Action of the octavolateralis efferent system upon the lateral line of free-swimming toadfish, Opsanus tau

Tricas, T.C.; Highstein, S.M.

Journal of Comparative Physiology. a Sensory Neural and Behavioral Physiology 169(1): 25-37


PMID: 1941716
DOI: 10.1007/bf00198170
Accession: 039163842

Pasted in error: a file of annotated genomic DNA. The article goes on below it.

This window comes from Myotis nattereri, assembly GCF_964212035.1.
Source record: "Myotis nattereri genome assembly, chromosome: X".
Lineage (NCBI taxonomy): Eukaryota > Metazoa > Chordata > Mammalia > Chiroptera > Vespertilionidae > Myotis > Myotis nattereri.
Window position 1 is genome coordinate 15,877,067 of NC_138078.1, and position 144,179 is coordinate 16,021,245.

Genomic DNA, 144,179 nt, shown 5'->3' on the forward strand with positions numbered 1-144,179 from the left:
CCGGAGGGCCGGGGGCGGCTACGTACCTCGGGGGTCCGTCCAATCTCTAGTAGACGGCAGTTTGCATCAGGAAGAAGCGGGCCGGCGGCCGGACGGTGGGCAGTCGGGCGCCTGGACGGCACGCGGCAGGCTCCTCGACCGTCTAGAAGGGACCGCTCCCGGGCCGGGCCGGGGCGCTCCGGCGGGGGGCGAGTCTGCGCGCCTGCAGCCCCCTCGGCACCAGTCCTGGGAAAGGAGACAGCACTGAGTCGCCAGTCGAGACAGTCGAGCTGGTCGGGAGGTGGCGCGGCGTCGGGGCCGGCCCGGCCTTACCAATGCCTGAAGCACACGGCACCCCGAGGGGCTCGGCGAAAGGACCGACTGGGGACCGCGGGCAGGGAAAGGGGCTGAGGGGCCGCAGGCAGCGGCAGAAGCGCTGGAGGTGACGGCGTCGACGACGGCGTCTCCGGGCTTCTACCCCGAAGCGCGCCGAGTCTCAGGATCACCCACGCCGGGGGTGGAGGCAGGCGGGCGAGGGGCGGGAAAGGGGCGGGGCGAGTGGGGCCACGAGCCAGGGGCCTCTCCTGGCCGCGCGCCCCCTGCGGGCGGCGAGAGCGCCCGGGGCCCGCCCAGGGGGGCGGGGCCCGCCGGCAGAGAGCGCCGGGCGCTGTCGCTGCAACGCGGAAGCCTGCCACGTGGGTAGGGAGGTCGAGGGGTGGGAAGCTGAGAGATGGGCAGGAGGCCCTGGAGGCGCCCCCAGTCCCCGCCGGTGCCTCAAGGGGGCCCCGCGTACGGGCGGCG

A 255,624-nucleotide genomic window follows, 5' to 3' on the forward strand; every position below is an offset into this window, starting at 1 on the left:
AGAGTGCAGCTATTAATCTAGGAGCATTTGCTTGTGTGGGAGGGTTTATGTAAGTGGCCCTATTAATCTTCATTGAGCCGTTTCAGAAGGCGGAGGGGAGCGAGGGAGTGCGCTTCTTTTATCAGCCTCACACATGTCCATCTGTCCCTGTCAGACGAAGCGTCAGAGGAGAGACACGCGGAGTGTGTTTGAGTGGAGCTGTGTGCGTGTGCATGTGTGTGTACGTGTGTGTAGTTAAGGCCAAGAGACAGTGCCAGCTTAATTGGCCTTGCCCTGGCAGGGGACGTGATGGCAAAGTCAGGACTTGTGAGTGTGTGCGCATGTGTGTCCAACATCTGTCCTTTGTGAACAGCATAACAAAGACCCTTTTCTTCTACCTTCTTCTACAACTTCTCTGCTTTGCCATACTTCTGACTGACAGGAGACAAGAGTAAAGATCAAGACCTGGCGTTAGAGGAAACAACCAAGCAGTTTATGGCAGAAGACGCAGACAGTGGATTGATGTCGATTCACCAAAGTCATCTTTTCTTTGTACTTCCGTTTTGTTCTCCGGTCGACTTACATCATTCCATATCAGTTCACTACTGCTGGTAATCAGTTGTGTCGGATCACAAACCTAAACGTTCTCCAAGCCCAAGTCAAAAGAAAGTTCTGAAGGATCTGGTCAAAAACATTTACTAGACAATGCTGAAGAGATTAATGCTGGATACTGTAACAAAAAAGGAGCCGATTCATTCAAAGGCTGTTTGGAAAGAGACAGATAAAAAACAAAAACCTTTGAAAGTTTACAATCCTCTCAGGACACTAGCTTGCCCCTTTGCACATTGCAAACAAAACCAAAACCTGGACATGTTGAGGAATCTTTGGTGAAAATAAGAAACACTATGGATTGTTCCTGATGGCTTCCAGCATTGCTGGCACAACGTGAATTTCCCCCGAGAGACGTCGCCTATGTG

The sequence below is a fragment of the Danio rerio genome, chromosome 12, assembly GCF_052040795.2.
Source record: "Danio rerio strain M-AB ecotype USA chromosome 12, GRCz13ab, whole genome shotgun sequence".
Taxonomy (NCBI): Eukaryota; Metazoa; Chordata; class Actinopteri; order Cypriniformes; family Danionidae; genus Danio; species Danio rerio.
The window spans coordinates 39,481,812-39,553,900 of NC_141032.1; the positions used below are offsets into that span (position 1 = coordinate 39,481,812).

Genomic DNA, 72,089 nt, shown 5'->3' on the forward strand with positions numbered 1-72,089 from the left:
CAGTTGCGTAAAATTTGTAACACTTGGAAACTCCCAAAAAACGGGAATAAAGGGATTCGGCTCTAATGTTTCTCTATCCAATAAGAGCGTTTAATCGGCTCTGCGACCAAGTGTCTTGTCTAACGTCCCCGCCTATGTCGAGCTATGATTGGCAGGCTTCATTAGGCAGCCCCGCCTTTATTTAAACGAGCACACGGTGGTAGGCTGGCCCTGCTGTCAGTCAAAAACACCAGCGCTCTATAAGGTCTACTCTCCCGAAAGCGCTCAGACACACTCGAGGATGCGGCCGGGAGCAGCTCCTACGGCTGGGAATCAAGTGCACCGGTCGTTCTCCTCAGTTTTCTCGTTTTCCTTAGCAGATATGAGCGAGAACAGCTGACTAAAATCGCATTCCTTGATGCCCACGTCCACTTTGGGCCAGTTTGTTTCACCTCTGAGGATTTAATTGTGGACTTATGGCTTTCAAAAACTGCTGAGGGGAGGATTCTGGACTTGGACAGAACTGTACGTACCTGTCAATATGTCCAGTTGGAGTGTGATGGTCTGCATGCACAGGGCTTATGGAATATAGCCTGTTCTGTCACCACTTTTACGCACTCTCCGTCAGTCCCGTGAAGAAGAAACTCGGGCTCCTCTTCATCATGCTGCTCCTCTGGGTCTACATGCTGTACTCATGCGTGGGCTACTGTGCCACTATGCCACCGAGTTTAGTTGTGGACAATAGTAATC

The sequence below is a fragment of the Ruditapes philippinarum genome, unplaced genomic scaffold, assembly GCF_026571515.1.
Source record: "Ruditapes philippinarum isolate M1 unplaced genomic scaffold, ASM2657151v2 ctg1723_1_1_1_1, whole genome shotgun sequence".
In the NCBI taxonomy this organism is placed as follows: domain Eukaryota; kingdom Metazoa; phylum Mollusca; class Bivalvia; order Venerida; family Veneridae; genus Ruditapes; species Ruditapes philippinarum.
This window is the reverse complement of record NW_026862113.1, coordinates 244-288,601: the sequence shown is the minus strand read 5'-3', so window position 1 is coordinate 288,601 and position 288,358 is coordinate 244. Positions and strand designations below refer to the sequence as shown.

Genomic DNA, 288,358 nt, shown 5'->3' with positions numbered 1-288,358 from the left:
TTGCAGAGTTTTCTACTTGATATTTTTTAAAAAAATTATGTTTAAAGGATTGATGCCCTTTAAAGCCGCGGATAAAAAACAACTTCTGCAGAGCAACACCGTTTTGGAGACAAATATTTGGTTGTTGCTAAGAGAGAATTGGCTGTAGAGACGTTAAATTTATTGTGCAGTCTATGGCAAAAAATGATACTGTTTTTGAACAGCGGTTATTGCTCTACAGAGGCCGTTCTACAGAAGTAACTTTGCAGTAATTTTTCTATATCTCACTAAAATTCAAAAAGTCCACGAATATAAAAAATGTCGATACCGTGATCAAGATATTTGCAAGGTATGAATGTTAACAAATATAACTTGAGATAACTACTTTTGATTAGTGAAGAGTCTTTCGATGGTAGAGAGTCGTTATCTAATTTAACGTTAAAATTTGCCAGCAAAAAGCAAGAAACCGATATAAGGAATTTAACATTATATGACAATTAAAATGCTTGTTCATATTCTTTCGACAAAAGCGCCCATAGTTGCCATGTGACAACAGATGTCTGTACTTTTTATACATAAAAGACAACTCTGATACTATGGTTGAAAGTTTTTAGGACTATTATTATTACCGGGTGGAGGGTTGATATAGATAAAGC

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The activation and action of the octavolateralis efferent system was studied by chronic recordings of discharge patterns from putative efferent and single primary afferent neurons in alert, free-swimming toadfish. Efferent axons isolated in the anterior lateral line nerve showed phasic discharges following touch stimuli applied to the head or trunk and demonstrated sustained discharges to visual stimuli. Resting discharge patterns of primary afferents were categorized into irregular, burster, regular, and silent classes. Afferent discharges were often modulated by low frequency (less than 1 Hz) water movement around the head generated during respiratory movements. When fish with recording electrodes implanted in the lateral line nerve were visually stimulated, modulated peak discharges and average (DC) firing rates were inhibited in irregular-type units only. Inhibition of irregular-type afferent neurons also followed visual presentation of natural prey and persisted long after prey stimuli were removed from view. The inhibitory action upon lateralis afferents when activated by biologically significant visual stimuli leads to the hypothesis that the octavolateralis efferent system functions in the peripheral processing of information carried by the lateral line in natural settings.